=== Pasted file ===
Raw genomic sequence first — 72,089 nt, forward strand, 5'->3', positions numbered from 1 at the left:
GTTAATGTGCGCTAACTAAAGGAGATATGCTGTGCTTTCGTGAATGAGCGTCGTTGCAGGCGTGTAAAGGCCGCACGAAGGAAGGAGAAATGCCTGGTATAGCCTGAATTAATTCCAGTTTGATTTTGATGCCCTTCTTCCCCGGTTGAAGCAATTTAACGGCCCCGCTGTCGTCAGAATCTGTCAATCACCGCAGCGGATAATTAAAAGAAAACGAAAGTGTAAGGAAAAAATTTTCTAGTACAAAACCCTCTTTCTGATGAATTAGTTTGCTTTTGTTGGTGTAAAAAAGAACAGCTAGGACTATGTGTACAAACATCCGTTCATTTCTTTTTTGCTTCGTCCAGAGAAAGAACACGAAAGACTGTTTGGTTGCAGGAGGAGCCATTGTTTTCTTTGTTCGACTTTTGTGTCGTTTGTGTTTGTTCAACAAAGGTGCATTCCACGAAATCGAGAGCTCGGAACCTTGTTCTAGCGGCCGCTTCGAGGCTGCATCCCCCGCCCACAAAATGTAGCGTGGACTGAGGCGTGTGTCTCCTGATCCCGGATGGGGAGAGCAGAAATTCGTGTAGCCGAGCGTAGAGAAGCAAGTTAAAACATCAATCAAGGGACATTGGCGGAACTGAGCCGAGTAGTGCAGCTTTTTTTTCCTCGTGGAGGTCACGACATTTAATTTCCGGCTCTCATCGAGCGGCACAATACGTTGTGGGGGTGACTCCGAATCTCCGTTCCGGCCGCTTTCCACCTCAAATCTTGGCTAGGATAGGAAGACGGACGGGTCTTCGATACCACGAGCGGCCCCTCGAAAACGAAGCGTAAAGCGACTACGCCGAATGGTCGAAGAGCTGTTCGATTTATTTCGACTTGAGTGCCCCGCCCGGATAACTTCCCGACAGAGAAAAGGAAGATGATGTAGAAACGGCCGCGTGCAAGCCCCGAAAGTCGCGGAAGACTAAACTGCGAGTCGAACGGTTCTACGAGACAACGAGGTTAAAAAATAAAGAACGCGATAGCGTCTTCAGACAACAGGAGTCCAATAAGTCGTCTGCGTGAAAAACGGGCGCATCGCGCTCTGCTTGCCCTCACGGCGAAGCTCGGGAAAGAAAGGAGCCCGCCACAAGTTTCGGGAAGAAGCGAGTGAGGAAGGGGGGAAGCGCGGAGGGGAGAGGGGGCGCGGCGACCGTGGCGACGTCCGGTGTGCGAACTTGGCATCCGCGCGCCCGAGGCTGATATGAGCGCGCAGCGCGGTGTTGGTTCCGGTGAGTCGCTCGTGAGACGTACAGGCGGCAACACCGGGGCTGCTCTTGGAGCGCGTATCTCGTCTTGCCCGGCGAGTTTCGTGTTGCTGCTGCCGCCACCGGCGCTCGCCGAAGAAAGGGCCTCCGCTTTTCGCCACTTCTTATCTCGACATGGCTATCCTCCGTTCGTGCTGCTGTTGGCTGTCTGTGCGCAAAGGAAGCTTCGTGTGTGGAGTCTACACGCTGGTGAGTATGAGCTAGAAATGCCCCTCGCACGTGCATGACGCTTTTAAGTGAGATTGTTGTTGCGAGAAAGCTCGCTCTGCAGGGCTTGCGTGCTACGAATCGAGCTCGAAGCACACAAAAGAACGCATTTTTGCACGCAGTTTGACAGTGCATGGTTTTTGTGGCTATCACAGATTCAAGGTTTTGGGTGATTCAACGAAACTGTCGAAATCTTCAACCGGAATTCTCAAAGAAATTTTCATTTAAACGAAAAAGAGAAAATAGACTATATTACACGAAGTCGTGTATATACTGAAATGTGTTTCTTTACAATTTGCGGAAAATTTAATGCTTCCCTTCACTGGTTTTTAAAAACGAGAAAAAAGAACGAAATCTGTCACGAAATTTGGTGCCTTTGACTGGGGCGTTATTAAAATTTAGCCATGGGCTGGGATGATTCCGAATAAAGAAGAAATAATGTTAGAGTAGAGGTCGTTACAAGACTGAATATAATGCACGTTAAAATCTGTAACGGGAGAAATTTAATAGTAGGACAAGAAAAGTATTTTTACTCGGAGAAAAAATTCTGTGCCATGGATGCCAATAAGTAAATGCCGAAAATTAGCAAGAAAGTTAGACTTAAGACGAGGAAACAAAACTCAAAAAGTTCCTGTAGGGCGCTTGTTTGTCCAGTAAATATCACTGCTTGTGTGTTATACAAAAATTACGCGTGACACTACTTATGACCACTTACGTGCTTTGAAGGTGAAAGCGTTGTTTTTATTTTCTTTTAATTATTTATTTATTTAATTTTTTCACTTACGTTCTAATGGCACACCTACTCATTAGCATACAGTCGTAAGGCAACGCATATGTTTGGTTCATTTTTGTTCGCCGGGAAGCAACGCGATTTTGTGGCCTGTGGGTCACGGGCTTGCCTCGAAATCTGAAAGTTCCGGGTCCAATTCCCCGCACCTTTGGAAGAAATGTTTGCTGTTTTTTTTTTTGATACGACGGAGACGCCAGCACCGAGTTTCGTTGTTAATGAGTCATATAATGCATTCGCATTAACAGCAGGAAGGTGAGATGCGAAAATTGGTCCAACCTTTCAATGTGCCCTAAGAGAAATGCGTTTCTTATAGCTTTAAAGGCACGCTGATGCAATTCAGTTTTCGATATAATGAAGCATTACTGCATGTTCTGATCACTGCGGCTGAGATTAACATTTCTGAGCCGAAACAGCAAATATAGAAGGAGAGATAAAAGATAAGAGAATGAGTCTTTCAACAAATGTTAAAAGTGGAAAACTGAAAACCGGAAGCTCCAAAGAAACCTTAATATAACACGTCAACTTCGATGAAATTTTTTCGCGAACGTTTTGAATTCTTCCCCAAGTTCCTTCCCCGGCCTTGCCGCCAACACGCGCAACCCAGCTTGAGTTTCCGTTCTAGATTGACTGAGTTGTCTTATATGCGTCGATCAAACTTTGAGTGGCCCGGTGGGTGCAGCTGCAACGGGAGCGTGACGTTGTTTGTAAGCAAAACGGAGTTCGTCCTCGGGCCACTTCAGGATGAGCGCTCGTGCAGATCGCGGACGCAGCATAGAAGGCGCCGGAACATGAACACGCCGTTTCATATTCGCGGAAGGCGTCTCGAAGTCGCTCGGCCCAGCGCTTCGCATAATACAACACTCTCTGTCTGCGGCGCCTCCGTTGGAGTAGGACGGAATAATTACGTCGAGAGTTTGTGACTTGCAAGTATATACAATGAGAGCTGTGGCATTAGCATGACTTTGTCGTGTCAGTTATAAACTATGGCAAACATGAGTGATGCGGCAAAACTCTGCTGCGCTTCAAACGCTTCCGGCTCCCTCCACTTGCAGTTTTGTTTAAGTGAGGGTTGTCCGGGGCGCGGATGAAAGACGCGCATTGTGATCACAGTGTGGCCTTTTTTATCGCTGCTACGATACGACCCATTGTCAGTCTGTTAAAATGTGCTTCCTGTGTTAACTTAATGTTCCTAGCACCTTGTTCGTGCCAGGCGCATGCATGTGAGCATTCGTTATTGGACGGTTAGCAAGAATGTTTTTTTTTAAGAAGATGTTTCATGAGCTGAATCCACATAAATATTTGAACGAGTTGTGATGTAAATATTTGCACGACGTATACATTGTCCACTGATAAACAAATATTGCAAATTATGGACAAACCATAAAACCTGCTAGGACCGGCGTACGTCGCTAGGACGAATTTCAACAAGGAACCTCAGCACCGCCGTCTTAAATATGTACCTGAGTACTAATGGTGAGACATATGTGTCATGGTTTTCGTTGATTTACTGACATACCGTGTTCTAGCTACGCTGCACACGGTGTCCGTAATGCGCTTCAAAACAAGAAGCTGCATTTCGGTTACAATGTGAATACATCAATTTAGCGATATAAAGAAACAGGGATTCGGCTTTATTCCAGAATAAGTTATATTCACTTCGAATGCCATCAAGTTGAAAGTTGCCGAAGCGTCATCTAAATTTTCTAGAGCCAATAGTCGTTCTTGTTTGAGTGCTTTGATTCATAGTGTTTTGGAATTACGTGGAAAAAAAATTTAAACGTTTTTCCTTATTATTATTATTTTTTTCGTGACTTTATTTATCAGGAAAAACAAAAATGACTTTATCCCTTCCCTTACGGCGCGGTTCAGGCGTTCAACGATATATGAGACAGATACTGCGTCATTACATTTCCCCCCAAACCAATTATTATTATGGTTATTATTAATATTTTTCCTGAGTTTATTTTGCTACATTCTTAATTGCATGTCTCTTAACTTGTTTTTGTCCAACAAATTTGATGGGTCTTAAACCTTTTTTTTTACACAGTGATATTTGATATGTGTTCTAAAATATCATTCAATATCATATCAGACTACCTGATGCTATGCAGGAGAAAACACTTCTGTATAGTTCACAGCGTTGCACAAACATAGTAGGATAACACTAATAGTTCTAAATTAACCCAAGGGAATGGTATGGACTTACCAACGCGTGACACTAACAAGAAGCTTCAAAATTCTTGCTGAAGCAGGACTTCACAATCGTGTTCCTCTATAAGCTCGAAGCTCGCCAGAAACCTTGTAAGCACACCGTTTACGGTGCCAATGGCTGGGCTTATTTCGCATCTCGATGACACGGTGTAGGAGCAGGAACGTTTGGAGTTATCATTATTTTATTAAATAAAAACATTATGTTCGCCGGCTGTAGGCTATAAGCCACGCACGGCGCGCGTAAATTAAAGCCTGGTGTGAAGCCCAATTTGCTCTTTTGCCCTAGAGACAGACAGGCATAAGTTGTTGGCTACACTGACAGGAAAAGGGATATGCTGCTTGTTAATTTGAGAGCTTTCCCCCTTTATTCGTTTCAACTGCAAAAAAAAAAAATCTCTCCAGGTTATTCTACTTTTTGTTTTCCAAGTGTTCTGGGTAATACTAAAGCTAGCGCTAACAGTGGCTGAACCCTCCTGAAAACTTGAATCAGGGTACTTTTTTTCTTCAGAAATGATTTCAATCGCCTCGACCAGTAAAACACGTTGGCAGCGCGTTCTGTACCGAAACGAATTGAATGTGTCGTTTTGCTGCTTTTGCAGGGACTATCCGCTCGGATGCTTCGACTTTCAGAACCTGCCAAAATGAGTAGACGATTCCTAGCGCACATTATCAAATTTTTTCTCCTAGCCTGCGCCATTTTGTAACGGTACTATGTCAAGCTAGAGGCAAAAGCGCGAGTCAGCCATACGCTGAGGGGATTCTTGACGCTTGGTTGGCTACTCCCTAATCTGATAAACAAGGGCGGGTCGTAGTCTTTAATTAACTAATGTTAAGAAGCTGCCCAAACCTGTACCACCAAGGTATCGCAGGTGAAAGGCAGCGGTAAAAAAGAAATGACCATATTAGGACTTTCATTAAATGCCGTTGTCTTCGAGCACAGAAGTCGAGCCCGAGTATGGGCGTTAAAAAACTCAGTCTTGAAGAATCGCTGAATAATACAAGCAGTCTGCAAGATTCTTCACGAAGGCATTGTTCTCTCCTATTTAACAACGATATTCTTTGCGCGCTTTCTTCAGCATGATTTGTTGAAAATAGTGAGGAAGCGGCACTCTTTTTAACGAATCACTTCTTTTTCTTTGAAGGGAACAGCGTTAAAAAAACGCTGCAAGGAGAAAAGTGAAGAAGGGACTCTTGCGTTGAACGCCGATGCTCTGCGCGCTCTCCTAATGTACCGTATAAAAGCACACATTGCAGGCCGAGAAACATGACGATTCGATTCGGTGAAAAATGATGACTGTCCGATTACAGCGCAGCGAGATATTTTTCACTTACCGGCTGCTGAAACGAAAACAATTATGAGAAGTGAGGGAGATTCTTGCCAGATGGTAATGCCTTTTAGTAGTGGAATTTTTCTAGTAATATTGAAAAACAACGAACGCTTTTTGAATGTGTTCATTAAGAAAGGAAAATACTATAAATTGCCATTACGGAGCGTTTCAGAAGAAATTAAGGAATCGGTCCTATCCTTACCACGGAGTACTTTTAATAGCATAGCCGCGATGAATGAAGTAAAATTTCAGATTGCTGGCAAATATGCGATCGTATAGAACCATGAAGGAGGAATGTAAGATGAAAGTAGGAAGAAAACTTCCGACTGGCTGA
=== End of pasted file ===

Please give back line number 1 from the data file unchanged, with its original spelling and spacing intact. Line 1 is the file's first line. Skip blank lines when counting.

Raw genomic sequence first — 72,089 nt, forward strand, 5'->3', positions numbered from 1 at the left: